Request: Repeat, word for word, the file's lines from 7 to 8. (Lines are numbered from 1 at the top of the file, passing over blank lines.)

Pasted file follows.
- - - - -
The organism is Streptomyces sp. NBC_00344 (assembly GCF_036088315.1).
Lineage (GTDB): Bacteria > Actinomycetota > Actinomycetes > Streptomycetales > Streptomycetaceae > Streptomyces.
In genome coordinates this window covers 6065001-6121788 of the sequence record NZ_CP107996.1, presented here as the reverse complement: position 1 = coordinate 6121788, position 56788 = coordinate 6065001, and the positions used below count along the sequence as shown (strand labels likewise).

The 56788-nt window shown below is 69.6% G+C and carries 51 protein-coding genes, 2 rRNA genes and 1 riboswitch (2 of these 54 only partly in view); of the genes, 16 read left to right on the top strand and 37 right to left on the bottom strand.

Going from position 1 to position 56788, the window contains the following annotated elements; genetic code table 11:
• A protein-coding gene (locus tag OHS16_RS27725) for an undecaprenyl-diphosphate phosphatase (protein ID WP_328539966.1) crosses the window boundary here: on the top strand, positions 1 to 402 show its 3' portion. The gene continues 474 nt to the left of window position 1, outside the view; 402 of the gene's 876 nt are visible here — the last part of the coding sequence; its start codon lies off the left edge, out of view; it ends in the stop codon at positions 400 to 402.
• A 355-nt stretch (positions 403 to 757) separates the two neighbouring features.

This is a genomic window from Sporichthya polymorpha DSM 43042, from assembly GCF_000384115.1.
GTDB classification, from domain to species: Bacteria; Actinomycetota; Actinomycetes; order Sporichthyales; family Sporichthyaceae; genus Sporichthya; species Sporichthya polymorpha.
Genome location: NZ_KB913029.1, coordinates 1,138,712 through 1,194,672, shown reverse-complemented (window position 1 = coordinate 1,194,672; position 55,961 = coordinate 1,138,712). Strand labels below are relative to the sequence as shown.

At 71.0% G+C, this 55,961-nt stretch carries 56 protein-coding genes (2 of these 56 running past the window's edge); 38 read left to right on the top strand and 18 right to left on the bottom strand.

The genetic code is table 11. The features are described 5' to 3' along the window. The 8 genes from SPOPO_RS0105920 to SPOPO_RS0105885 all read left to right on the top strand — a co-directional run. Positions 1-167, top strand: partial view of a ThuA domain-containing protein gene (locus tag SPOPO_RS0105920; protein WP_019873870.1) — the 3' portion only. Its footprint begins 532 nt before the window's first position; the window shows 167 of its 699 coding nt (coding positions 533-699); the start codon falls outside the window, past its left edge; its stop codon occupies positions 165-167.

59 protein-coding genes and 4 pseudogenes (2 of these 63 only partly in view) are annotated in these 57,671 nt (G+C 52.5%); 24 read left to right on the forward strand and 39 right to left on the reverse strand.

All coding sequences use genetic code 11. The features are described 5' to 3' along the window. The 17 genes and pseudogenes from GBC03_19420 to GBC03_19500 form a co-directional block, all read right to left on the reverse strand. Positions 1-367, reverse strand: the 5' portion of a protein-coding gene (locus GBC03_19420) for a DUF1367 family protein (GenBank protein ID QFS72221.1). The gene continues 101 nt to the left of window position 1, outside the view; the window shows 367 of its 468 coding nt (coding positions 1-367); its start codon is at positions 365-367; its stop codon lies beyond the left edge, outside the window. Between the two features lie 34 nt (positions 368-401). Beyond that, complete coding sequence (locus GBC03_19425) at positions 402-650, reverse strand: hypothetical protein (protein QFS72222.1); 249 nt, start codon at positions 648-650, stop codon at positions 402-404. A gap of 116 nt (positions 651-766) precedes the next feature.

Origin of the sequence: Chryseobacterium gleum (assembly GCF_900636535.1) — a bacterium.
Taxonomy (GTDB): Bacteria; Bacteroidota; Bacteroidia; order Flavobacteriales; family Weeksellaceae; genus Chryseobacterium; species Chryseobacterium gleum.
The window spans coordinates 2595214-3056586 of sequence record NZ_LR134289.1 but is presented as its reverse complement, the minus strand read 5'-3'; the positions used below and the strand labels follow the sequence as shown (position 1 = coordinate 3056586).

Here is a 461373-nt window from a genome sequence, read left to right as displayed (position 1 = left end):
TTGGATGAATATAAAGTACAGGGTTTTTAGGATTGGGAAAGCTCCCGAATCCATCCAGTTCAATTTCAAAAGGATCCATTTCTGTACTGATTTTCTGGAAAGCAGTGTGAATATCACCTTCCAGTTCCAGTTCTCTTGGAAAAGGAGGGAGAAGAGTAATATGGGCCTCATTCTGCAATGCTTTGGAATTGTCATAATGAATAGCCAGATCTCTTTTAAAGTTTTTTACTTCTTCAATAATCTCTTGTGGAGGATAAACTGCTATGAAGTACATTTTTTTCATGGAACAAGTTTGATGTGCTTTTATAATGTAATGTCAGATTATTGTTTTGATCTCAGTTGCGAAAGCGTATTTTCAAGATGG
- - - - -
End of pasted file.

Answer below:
• A 355-nt stretch (positions 403 to 757) separates the two neighbouring features.

This is a genomic window from Sporichthya polymorpha DSM 43042, from assembly GCF_000384115.1.